Three steps of writing: Note-taking, Draft Writing and Final Project

Student groups are encouraged to discuss and take notes before writing. They can then use the draft writing forms to begin writing their own sections. After drafts are complete, students can help each other revise and edit before creating the final draft of the project. Students will be writing on their own individual writing pages, so the teacher will have to help them assemble (staple) their pages together to form a writing booklet.

Levels of Rigor:

I created this toolkit with two levels of rigor. I say “levels of rigor” intentionally because it is not intended for different grade levels. We all know that there are multiple levels of skilled writers all within the same classroom. Some writers need a little more structure and support while other writers are able to excel with less structure and more freedom. 

Levels of Rigor included in the toolkit:

LEVEL 1: Procedural Sentence Writing
Each student writes & illustrates one sentence

LEVEL 2: Procedural Writing

Each student writes & illustrates one page

Writing Prompts included in the toolkit:

Included in the How To Collaborative Writing Toolkit is a list of more than twenty five possible procedural writing prompts. Student groups can choose from this list of writing prompts. To allow students more freedom, students can simply use this list of writing prompts to spark  an idea for their own topic. 

Strategies for Implementing Collaborative Writing Activities 

There is not one “correct” way to implement collaborative writing activities in your elementary classroom. For this reason, I did a little research on different strategies for getting collaborative writing projects started to meet the needs of diverse learners.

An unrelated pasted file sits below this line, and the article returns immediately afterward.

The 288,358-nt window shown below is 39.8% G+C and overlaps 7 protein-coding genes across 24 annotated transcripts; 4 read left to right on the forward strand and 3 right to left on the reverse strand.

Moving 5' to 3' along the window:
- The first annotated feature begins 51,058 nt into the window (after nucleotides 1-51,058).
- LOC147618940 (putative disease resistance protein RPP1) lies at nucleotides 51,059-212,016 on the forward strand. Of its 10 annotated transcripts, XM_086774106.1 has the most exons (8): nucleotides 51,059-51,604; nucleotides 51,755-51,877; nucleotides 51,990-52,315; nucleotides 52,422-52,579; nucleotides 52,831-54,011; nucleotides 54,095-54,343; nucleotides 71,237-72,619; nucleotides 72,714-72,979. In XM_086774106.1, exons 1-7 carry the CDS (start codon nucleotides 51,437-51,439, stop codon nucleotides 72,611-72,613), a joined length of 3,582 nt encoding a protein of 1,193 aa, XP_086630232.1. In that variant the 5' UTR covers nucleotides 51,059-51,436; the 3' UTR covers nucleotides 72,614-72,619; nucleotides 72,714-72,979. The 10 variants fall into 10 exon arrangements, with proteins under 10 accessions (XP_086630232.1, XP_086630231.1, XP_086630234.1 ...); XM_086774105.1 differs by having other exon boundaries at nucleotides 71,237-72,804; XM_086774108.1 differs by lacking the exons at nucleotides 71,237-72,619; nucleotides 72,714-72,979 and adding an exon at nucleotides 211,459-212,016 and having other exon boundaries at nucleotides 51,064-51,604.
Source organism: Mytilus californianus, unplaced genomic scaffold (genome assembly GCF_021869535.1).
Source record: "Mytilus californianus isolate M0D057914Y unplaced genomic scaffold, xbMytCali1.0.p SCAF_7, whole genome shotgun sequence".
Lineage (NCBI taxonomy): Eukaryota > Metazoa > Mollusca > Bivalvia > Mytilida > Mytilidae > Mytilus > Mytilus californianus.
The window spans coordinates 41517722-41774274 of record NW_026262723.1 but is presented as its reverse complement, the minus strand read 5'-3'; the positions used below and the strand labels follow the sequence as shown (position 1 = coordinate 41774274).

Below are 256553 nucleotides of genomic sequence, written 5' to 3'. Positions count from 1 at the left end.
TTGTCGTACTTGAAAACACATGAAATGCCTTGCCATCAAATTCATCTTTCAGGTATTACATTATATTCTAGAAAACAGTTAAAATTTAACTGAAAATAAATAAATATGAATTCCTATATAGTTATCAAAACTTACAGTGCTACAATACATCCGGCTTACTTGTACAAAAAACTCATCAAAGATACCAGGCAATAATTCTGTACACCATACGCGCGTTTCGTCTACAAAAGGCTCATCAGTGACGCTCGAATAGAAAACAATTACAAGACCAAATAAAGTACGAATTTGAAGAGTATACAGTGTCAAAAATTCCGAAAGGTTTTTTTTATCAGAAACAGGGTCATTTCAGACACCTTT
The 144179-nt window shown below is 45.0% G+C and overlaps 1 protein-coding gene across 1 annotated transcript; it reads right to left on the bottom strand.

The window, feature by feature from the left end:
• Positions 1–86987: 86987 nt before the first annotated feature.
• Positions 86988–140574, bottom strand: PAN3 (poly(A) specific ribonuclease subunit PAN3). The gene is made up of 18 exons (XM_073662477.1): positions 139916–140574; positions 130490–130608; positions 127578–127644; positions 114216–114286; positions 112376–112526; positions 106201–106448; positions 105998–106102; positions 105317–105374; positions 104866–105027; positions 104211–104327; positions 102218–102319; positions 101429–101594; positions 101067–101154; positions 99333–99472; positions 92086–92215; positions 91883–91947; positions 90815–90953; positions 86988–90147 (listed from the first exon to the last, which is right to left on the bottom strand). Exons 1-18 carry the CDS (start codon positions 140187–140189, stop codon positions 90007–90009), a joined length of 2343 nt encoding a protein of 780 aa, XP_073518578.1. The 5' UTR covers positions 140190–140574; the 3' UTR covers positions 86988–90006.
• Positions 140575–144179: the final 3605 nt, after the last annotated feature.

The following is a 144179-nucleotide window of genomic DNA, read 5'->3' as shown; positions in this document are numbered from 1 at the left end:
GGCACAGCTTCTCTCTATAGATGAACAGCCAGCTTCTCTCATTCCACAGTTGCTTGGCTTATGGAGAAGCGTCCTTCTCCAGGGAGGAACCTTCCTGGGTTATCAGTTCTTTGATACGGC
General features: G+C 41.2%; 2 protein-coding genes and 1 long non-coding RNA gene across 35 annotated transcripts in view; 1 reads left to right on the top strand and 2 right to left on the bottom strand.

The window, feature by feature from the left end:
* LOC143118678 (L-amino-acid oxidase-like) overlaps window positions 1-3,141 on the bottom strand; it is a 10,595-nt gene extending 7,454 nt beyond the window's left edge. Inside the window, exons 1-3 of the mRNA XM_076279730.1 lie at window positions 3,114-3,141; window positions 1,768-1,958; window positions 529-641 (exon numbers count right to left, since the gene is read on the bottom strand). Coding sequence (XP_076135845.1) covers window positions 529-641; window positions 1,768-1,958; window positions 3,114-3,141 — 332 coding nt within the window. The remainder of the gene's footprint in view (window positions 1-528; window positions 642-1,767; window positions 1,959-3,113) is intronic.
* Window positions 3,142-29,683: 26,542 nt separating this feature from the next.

Creative Collaborative Writing Strategies: 

  1. Pair and small group writing exercises 
  2. Brainstorming ideas together 
  3. Dividing tasks based on strengths and interests 
  4. Peer editing and feedback sessions 
  5. Whole-class collaborative writing projects 
  6. Story chains and round-robin writing 
  7. Shared writing on interactive whiteboards or paper 
  8. Class blogs or newsletters 
  9. Integrating technology for virtual collaboration 
  10. Online collaborative writing platforms 
  11. Video conferencing for remote collaboration 
  12. Digital storytelling tools

How To Collaborative Paragraphs Toolkit

Are you ready to engage your students in writing like never before? 

Everything mentioned in the How To Collaborative Writing toolkit can be found HERE!

This system will allow you to set your students up for success by providing a structured environment for teamwork, feedback and personal growth! 

With two levels of rigor to choose from and “done for you” writing prompts, this toolkit has everything you need to get started with collaborative writing!

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Kristen Sullins

Kristen Sullins

I am a current Elementary Librarian and
Enrichment Teacher, mother of two, follower of Christ and Texas native. In my own classroom, I love to save time by finding unique ways to integrate writing, social studies and science into all parts of my day. I also love all things organization!